“So, what jobs are you thinking about for after college? Finance? Law? Medicine? Any careers that just tickle your pretty pink fancy???”
Anyone over the age of seventeen has probably heard this question (or a less sarcastic variant) more times than they can count. Heck, there are probably some fourteen, fifteen, and sixteen-year-olds who are starting to get just as jaded from and fed up with this question as the rest of us college kids. And who the heck can blame them?
Apart from being a crazy difficult question to answer (unless your parents built you out of one of those made-to-order kits you get at Sears — y’know, a lawyer or doctor model), part of what makes this question so annoying is the assurance that whoever asks you will probably throw in their own two-cents about what you should be doing with your life. Or ten cents. Or even a whole dollar. And no one ever needed a dollar’s worth of someone else’s opinion about a life they weren’t living.
But, thank goodness, in this modern age, there are some handy tactics and tricks you can use to make this question easier to answer — both for the person asking it and for you.
1. Find a good comeback!
At the moment, my favorite response to this question is a little quip or two: “A job that pays!” or, “A job with health insurance!” or even, “Literally anyone who will take me!” ‘Cause I gotta tell ya — graduating with a bachelor’s in Medieval History without the goal of academia? The prospects aren’t bright. Thank goodness for that bartending degree.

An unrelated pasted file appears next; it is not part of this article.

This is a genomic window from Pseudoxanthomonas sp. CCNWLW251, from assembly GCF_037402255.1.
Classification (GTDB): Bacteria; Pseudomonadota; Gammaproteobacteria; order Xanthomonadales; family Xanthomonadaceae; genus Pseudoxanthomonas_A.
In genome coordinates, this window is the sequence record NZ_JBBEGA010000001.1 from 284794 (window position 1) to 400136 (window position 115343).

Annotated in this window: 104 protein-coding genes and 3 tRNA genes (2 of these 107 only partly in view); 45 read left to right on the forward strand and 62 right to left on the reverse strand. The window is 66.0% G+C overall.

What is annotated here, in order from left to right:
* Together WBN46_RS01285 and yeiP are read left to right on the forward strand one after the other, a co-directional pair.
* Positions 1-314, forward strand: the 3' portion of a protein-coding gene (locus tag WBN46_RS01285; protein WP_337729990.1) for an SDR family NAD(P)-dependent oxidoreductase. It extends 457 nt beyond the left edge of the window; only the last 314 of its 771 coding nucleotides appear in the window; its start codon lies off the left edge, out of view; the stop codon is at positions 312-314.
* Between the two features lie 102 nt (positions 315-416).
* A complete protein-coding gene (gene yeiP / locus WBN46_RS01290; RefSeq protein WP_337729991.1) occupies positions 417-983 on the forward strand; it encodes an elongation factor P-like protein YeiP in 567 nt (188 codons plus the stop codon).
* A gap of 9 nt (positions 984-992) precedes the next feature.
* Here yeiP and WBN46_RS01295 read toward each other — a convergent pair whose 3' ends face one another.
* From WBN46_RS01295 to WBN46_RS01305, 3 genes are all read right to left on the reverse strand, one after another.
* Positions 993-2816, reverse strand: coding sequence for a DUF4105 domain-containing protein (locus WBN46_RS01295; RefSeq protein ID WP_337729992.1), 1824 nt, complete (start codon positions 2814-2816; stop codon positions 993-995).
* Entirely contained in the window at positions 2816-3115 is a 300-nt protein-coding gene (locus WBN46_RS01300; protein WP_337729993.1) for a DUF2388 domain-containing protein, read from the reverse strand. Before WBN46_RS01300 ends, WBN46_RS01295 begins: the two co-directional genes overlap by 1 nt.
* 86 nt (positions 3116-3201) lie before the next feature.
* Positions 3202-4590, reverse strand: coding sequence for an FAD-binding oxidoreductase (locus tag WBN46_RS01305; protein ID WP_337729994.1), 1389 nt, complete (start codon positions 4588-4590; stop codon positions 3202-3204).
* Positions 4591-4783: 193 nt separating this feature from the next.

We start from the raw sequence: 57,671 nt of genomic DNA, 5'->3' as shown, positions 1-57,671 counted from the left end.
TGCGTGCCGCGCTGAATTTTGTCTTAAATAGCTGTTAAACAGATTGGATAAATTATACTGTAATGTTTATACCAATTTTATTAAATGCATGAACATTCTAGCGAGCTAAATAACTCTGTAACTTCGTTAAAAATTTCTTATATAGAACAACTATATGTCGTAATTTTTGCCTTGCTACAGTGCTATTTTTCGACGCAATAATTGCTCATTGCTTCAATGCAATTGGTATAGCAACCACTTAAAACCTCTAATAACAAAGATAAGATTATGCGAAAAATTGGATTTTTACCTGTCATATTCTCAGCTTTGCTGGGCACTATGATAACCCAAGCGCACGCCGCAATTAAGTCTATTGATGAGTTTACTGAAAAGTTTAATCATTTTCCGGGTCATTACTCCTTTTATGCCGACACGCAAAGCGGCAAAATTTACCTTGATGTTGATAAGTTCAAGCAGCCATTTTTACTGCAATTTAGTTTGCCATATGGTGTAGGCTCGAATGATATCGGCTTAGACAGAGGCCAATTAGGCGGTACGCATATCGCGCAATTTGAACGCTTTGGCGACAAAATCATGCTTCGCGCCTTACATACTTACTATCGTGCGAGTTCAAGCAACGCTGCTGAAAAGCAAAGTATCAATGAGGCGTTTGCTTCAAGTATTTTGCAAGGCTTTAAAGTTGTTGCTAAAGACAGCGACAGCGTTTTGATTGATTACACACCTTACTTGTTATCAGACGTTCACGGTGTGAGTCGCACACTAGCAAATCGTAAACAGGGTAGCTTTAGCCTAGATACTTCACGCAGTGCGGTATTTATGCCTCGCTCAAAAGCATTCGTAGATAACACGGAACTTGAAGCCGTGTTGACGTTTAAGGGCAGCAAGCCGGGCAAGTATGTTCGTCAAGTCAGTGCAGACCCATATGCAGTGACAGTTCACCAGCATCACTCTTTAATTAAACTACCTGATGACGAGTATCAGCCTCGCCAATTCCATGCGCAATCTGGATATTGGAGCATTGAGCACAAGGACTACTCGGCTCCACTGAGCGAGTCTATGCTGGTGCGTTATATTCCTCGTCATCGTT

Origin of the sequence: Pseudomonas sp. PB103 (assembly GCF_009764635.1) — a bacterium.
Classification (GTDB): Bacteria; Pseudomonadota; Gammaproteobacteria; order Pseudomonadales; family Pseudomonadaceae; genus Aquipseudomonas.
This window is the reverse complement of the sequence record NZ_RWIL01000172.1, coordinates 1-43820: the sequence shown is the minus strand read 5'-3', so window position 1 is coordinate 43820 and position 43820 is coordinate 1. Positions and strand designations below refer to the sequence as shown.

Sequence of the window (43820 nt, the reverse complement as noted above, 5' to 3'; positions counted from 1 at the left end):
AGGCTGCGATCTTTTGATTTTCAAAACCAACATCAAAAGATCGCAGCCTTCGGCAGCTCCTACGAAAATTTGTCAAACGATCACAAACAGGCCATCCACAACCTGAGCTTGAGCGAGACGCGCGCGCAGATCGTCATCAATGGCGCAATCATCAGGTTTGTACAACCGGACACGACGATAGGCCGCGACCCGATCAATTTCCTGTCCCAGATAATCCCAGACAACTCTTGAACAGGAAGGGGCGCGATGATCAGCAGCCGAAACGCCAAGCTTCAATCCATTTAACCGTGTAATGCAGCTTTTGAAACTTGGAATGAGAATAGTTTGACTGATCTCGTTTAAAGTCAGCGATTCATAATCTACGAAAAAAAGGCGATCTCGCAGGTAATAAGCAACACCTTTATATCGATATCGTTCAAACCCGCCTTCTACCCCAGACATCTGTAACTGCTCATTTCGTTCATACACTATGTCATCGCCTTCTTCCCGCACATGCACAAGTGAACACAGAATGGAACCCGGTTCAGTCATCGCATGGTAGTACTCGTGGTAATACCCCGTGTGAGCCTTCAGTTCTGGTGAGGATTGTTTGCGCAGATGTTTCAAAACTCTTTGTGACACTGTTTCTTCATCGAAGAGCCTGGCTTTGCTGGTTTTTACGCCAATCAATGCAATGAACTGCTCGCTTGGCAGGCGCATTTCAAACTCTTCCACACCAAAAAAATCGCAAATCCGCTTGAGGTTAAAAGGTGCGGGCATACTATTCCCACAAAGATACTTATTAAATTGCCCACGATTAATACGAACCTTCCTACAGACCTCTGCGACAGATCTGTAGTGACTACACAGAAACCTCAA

In all seriousness, it’s good to have a couple replies practiced and ready, especially if the person asking you is a close family friend or someone really important, like your college advisor or even someone interviewing you. Besides, you never know; maybe they’ll be gal pals or barhopping bros with someone in the career path you fancy the most, which could really help you out down the line.
When coming up with an adequate reply, it might help if you think of a couple different options (bonus points if they’re careers/jobs that actually interest you) so you can offer up three different paths instead of just one. Believe me, flexibility is key in terms of finding a job, so it’s best to start practicing that now. Unless the person you’re stuck with is truly a monster, they’ll also be caught off guard by the sheer number of possibilities, and they can’t grill you on all of them (at least, I hope not).